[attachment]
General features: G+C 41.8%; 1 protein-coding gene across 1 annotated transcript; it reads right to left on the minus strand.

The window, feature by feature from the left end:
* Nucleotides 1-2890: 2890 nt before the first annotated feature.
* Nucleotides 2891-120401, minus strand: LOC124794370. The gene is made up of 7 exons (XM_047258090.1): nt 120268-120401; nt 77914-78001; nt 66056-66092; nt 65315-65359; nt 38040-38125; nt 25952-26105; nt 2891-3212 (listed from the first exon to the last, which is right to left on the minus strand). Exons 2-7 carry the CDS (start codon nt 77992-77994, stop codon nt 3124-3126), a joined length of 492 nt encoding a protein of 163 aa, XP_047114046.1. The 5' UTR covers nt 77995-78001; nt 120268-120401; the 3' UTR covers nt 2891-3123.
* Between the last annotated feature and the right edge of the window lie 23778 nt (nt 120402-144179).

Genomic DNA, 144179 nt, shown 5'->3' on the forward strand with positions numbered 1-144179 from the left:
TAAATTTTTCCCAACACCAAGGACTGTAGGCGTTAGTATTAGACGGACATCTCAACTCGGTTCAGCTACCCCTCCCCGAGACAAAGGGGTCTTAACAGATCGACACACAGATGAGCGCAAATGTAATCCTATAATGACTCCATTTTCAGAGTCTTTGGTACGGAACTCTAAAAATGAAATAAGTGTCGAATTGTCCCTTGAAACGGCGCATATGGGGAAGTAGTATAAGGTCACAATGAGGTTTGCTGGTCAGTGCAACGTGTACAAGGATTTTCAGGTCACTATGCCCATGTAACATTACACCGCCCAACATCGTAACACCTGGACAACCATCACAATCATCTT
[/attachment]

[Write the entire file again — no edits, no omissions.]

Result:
General features: G+C 41.8%; 1 protein-coding gene across 1 annotated transcript; it reads right to left on the minus strand.

The window, feature by feature from the left end:
* Nucleotides 1-2890: 2890 nt before the first annotated feature.
* Nucleotides 2891-120401, minus strand: LOC124794370. The gene is made up of 7 exons (XM_047258090.1): nt 120268-120401; nt 77914-78001; nt 66056-66092; nt 65315-65359; nt 38040-38125; nt 25952-26105; nt 2891-3212 (listed from the first exon to the last, which is right to left on the minus strand). Exons 2-7 carry the CDS (start codon nt 77992-77994, stop codon nt 3124-3126), a joined length of 492 nt encoding a protein of 163 aa, XP_047114046.1. The 5' UTR covers nt 77995-78001; nt 120268-120401; the 3' UTR covers nt 2891-3123.
* Between the last annotated feature and the right edge of the window lie 23778 nt (nt 120402-144179).

Genomic DNA, 144179 nt, shown 5'->3' on the forward strand with positions numbered 1-144179 from the left:
TAAATTTTTCCCAACACCAAGGACTGTAGGCGTTAGTATTAGACGGACATCTCAACTCGGTTCAGCTACCCCTCCCCGAGACAAAGGGGTCTTAACAGATCGACACACAGATGAGCGCAAATGTAATCCTATAATGACTCCATTTTCAGAGTCTTTGGTACGGAACTCTAAAAATGAAATAAGTGTCGAATTGTCCCTTGAAACGGCGCATATGGGGAAGTAGTATAAGGTCACAATGAGGTTTGCTGGTCAGTGCAACGTGTACAAGGATTTTCAGGTCACTATGCCCATGTAACATTACACCGCCCAACATCGTAACACCTGGACAACCATCACAATCATCTT